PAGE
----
Since 2013, teams of researchers have set out to answer this single question across multiple countries:Â How does providing information to voters affect political behavior and preferences? From India to Mexico to Uganda, the answer remained the same: It doesnât. The combined data revealed no significant results from information provided in the weeks leading up to an election.
âWe were surprised to learn that providing information to voters didn’t have the effects that we anticipated, but given the consistency of the results across six studies, we feel much more confident that the aggregate results aren’t due to chance or bad luck,â said Susan Hyde, executive director of Evidence in Governance and Politics, or EGAP, a network of researchers and practitioners dedicated to bringing evidence to policy. âOverall, the process has reinforced my belief that collaboration between international development practitioners and researchers is more critical than ever to better understand what works and why.â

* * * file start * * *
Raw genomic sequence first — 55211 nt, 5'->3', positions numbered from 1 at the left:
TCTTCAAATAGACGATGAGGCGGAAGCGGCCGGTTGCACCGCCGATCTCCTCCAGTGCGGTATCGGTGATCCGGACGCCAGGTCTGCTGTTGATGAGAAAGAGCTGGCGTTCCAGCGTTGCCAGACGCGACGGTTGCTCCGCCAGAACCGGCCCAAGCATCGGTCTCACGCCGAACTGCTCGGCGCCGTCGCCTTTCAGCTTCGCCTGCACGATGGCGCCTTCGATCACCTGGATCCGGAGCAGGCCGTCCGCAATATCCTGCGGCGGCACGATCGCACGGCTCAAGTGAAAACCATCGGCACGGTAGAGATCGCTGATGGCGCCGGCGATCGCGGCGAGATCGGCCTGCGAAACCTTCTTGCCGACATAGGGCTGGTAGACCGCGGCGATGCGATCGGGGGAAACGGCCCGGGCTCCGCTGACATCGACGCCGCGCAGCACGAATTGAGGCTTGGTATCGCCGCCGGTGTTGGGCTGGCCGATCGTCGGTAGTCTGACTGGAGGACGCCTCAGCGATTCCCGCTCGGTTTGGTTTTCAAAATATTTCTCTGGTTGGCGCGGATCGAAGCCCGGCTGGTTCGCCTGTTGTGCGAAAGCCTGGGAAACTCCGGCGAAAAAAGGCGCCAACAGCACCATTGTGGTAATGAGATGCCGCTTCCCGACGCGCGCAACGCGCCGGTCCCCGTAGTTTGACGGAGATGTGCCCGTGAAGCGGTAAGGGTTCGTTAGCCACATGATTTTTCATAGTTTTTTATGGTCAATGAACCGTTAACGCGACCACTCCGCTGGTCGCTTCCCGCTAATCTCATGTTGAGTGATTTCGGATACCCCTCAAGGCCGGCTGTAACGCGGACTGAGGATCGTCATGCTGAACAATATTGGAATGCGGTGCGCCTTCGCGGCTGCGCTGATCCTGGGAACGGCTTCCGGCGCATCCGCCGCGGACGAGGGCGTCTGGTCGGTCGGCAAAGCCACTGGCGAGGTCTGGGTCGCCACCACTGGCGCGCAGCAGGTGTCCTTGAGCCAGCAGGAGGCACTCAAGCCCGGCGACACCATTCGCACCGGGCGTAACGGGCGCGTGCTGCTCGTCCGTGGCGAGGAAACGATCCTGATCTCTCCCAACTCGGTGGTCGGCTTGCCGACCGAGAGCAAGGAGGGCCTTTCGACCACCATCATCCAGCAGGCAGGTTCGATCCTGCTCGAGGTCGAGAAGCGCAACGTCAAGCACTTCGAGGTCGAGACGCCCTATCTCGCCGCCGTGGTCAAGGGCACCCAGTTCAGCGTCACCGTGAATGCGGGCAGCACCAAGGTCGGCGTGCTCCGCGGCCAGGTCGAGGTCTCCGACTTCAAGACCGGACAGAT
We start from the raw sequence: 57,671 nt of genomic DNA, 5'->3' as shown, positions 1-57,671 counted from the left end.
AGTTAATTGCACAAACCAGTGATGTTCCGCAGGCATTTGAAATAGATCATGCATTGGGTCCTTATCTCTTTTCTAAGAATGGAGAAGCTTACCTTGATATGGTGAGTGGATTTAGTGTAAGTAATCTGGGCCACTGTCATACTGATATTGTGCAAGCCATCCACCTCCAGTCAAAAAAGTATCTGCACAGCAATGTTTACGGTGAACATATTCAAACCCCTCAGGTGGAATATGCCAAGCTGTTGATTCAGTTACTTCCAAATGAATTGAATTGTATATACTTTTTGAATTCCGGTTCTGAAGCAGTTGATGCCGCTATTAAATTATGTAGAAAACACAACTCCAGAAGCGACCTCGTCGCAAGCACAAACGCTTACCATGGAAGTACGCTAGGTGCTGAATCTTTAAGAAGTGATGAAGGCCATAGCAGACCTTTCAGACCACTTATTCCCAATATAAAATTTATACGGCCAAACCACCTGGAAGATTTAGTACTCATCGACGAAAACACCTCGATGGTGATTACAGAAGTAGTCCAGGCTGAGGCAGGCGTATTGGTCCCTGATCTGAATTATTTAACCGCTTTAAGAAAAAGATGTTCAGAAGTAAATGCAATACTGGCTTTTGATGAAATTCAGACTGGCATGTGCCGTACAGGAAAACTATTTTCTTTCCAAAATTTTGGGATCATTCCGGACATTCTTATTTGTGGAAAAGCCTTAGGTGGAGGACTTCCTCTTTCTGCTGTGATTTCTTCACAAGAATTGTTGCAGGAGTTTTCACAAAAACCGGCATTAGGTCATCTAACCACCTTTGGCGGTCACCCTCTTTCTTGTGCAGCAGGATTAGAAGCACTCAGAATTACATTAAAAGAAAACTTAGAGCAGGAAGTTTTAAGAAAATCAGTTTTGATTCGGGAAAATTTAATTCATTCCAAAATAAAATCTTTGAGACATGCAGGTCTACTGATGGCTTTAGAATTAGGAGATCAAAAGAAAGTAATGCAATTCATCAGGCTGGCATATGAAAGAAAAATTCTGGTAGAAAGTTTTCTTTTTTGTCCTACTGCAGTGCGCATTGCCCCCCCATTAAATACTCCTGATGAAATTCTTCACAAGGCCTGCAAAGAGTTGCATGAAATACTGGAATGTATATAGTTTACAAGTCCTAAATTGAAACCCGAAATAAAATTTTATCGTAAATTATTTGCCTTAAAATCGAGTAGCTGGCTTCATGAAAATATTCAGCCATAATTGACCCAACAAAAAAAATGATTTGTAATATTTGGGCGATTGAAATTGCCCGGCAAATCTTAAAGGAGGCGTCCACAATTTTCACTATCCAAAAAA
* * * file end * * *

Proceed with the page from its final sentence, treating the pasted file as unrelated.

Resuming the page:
At a presentation at the University of California, Berkeley, earlier this month, Hyde displayed graphs of disaggregated results for voter turnout and incumbent vote share. They demonstrated that distributing information that differed both positively and negatively from prior held beliefs about politicians had null results across the projects. But null results are still results, Hyde said.
The findings are the results of the first cluster of studies from the Metaketa Initiative. Metaketa is the Basque word for accumulation, a reference to the way these grantmaking rounds supporting coordinated research at different sites that can result in a consolidation of knowledge. EGAP launched the initiative with funding primarily from the United Kingdomâs Department for International Development, and additional support from…